how sensitive are small fish, neon, pencil, white cloud, ottos to kh?

Davejt

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In an otherwise healthy tank I keep loosing small fish to attrition. Larger fish are quite healthy Cory's, angles, betta, frogs, loaches, south american cichlad's

but two types of tetras, white clouds, pencil fish, I've been losing about 80% out of any group over periods of several weeks.

I'm wondering if adjusting the KH has anything to do with this?

some basic parameters:

Ammonia 0
Nitrite 0
Nitrate 5-10ppm

CO2 currently around 30ppm per drop checker. ph 6.6 at dKH 4

KH = 8.5

GH = 9

Ph = 6.5

Thanks
 

Biollante

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Not KH

Hi,

I seriously doubt KH has anything to do with your loses.

An odd mix of critters.

How are they dying? Any strange behavior? Are they intact?

What does your tank smell like?

Can you tell us more about your set up?

Biollante
 

Philosophos

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80% of everything? How fast do they die? What are the symptoms. I agree with Biollante that it's not the KH. Pencil fish may not spawn well in that KH, but they wouldn't die; they get stocked here at LFS's with those sort of params all the time.

If the body is going clear in patches, death within 24 hours (often overnight), messed up swimming, odds are you're facing neon tetra disease (Pleistophora). The common name is a misonomer; all small fish get it, even angels now and then. I may be thinking of it because I just lost 21/27 rainbow fish to it, but the restriction and mortality rate minus you providing any real details makes it seem like it's worth mentioning. Pleistophora looks like a splotchy stress discoloration and little less only hours before it kills.

The other big candidate may be CO2 gassing. I've noticed smaller characins tend to stress faster than larger fish, but only slightly. By the time you hit toxicity from something like tetras or pencil fish, usually the other fish are up to the surface already.

Anyhow, symptoms would be helpfull; behavior, color (or discoloration), or strange behavior (disorientation, gasping, red gills, staying at the surface, etc.) is important.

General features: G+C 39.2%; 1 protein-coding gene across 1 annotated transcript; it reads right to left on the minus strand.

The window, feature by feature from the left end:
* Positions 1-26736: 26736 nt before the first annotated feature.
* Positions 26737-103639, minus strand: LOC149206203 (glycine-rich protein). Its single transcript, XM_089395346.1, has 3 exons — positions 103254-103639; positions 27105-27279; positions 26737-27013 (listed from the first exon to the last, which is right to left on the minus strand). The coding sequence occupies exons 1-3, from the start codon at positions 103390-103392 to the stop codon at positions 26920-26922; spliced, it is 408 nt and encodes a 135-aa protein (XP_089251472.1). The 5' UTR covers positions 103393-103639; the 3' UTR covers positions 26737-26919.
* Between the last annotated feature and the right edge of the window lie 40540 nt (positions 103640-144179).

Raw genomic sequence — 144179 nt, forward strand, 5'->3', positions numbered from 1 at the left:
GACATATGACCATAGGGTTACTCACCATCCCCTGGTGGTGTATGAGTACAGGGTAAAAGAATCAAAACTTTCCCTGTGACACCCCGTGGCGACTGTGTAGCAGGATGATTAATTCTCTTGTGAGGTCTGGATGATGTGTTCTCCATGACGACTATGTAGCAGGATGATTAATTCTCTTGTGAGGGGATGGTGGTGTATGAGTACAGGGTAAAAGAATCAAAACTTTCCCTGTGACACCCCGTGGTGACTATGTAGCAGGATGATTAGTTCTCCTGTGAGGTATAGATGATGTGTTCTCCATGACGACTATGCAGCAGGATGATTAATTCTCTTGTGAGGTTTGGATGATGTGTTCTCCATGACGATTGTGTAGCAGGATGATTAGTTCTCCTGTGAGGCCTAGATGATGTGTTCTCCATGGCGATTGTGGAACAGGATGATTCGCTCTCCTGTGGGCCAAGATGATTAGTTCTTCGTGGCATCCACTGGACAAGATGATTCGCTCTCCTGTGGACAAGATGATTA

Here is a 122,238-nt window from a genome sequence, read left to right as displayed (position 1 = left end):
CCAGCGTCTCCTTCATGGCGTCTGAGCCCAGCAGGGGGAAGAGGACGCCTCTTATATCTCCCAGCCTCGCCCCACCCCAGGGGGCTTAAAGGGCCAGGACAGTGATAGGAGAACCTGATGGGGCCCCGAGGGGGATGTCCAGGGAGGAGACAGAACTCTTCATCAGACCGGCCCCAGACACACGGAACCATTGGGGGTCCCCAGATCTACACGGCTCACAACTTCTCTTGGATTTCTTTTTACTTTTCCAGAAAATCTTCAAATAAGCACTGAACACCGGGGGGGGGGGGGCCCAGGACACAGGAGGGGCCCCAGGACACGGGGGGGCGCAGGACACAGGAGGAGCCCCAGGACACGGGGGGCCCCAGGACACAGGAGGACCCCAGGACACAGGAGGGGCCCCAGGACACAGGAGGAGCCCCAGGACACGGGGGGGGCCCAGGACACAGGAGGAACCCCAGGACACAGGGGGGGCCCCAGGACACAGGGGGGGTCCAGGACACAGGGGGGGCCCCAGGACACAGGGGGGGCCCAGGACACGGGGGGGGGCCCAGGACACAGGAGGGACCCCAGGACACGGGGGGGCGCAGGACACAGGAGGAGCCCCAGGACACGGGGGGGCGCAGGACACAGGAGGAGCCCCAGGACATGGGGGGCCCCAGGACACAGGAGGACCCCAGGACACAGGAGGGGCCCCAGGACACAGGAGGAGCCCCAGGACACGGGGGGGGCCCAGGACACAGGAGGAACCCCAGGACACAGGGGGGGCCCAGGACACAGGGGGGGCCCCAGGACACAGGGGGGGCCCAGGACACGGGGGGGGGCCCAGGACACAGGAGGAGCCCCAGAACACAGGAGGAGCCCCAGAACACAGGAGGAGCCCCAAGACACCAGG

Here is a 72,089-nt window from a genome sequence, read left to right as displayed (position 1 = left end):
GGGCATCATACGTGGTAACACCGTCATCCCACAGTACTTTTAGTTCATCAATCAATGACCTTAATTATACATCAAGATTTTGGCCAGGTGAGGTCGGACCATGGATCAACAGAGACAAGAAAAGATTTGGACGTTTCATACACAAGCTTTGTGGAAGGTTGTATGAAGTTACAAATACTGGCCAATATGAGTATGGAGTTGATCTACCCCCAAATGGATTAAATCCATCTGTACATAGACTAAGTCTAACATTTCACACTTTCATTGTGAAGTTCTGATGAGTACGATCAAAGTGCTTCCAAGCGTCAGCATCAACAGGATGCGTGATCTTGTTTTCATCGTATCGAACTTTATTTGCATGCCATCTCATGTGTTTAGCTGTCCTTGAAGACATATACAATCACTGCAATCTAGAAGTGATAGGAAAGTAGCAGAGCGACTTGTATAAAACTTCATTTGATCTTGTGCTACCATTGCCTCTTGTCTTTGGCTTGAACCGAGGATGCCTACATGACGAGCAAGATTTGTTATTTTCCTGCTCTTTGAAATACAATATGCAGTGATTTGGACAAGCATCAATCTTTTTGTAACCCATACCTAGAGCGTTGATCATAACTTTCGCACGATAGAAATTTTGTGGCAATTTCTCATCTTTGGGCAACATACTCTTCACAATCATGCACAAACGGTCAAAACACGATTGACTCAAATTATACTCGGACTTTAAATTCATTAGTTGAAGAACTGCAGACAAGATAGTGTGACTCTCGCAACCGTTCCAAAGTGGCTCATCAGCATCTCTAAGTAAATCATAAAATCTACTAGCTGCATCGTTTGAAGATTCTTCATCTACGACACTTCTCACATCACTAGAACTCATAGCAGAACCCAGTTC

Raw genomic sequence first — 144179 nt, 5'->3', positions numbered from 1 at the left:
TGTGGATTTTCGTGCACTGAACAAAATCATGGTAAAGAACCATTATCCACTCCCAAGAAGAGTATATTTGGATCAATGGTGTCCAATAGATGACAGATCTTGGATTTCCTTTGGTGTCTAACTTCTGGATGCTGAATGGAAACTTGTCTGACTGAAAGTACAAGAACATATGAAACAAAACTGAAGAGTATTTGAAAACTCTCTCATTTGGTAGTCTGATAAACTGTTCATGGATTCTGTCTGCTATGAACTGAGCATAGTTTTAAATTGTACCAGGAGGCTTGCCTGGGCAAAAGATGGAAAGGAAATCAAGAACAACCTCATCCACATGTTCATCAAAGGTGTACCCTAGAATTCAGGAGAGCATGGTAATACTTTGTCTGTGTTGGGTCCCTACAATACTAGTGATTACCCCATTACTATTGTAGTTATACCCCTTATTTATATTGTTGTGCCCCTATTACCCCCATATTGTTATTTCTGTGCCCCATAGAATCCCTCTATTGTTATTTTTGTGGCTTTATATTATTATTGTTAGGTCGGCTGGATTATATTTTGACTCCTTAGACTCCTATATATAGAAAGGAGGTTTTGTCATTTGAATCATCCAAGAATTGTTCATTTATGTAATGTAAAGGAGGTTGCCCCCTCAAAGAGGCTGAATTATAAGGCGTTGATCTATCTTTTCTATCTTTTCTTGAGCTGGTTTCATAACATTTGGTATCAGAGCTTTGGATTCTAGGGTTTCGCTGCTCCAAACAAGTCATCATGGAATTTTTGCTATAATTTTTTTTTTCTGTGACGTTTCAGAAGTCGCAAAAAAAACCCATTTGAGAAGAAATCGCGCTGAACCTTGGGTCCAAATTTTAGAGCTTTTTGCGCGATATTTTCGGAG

Davejt

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It's pretty heavily planted tank so I haven't realized right away when I loose them. More like the school gets smaller and smaller. Since losing all of the diamond head tetras and all but two of the white clouds I have been trying to watch more closely. The only possible symptoms I have seen are fish that occasionally twitch, schooling fish that go off on their own deep in the plants and just kind of sit there not swimming much, these last some days to weeks. I've seen one that lost orientation and died a few hours later, another that was again hiding but close to the surface, dead next morning.

No red gills, gasping at the surface, parasites, bloating etc. Baffles me a bit. mortality has only been on the little tetra like fish, everything else is fine.

This is my first CO2 tank and some of the fish do seem to breath a little harder then normal, but I haven't kept fish in a long time so I may be wrong on that.


Also rereading my OP I was misleading with the title a bit. It should be how sensitive are they to a CHANGE in KH?


Several months ago I was using one of SeaChems non-phosphate buffers to help with KH-PH no CO2 at that time. After this the diamond head tetras then the white clouds started dropping. 1-2 every 2-3 days as an estimate, I didn't find many bodies. Big fish or snails must have gotten them.

This go round I put in a new batch of tetras (don't know the exact type) 9 of them did fine for 2 weeks, So I added another dozen. Soon after I noticed my PH was going down about 6.0 and KH was down about 1/2 it's normal. I added enough baking soda for about a 2dKH lift.

Next day the tetras seemed to be hanging out in the plants more then schooling around looking at me for food...

So I am hypothesizing they didn't like the increase in the KH. At least this is the only thing I can come up with. Read about tetra disease, but didn't think that was it for some reason.

What would be a good increment to raise the KH in? I'm assuming that too low a KH will produce a rather low PH with the CO2 injection and contribute to larger PH swings?